Therefore, we are called and obligated by our profession and professional standards to provide peer review to nurse authors that is compassionate, constructive, collaborative, and conducive to promoting our colleagues' professional growth. After the peer reviewer accepts the manuscript for review, time is required to read and think about the manuscript. Though peer review is a professional act, it is a competing priority with our precious time reserved for work, family, recreation, contemplation, and other scholarship activities. However, the words of the feedback received by the author help to shape and add to nursing's professional body of work.

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EXAMPLES OF PEER REVIEW CRITIQUE

Peer reviewers should address those aspects of a manuscript that are requested by the journal editors (i.e., the journal's review criteria). With the journal's review criteria serving as a framework, the initial paragraph should acknowledge the manuscript's main points in summary. Authors want to know that the reviewer understands their work. The review should be able to convey this understanding to the author and then continue by providing positive feedback about the aspects of the manuscript that deserve encouraging remarks. Table 1 contains examples of constructive feedback from peer reviewers. Follow this introduction with general suggestions related to flow, organization, substance and application. These points can be made through actual suggested changes or by asking the author questions to consider or points to clarify. Many authors will benefit from providing specific comments related to word choice, sentence structure, terms, headings, tables, and references. Be sure to be very specific while using the identification method preferred by the journal (e.g., line number, page, and paragraph), because this will provide clarity for the author. Conclude the review with encouraging remarks and gratitude. Figure 1 provides a sample of a complete review of a submitted manuscript.

Table 1
Table 1
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Figure 1
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The authors need clear guidelines for revision from peer reviewers. Most journal submissions are returned to authors with the opportunity to submit a revised manuscript. The peer reviewer is typically the only authority to provide guidance to the author. Substantial feedback is necessary for the author to understand how to make revisions that will meet the journal's requirements. When feedback is not sufficient to guide the author on how to proceed with a revision, this can be perceived negatively and cause frustration for the author. Many nurse authors are relatively inexperienced, which emphasizes the need for supportive, explanatory, and respectful peer reviews (Shattell et al., 2010).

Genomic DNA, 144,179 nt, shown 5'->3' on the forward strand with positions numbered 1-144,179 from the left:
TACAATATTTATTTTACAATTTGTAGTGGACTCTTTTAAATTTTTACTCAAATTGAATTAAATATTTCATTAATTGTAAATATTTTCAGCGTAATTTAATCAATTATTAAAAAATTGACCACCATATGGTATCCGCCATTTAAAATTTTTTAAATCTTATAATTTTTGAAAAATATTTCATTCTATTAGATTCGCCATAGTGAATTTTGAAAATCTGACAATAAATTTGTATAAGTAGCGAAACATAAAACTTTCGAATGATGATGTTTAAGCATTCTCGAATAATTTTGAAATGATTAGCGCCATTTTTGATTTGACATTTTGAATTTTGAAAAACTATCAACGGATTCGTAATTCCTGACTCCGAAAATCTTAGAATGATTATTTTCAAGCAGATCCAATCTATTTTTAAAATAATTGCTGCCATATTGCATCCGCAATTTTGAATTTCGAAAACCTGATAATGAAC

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CONCLUSION

Nurse authors are the public voice of nursing. They provide documentation of patients' experiences, best practices, emerging theory, nurses' toil and grace, and scientific knowledge discovery. Each peer review is an opportunity to refine the voice of nursing to be bold, succinct, and valid. Every nurse who has the courage to write and submit his or her work needs to be encouraged to do it again. This form of sustainability is necessary to growth of the nursing profession. Our gratitude is expressed because it is the nurse authors who provide the expert content for the journals we cherish. Our thanks are also due to nurse authors as they are the leaders who will set the path for future generations to follow in our caring traditions.

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REFERENCES

1. Alexander G. (2005). A guide to reviewing manuscripts. Maternal and Child Health Journal, 9(1), 113–117.

2. American Nurses Association. (2001). Code of ethics for nurses with interpretive statements. Silver Spring, MD: American Nurses Association. 4th printing 2005.

3. American Nurses Association. (2004). Nursing: Scope and standards of practice. Silver Spring, MD: American Nurses Association.

4. Benos D., Kirk K., Hall J. (2003). How to review a paper. Advances in Physiology Education, 27, 47–52.

5. Foster R. (2002). The fine art of critique. Journal for Specialists in Pediatric Nursing, 7(3), 47–48.

6. Griffin M. (2004). Teaching cognitive rehearsal as a shield for lateral violence: An intervention for newly licensed nurses. Journal of Continuing Education in Nursing, 35, 257–263.

7. Griffin-Soble J. P. (2004). Tips for reviewing manuscripts. Clinical Journal of Oncology Nursing, 6, 653.

8. Heinrich K. (2008). Best review practices: Support nurse authors with compassionate critique. Nurse Author and Editor, 18, 1.

9. Hoyt K. S., Proehl J. A. (2007). Peer review for professional publications. Advanced Emergency Nursing Journal, 29, 260–264.

10. Oman K. (2009). Peer review: The art of supporting colleagues and advancing our profession. Journal of Emergency Nursing, 35, 278.

11. Pierson C. A. (2007). Reviewing journal manuscripts. Oxford, UK: Wiley-Blackwell Publishing.

12. Shattell M., Chinn P., Thomas S., Cowling R. (2010). Authors' and editors' perspective on per review quality in three scholarly nursing journals. The Journal of Nursing Scholarship, 42, 58–65.

13. Wurzbach M. (2007). Manuscript reviewing: An ethical perspective. Nursing Author and Editor, 17, 4.

author; peer review; profession; reviewer

© 2010 Lippincott Williams & Wilkins, Inc.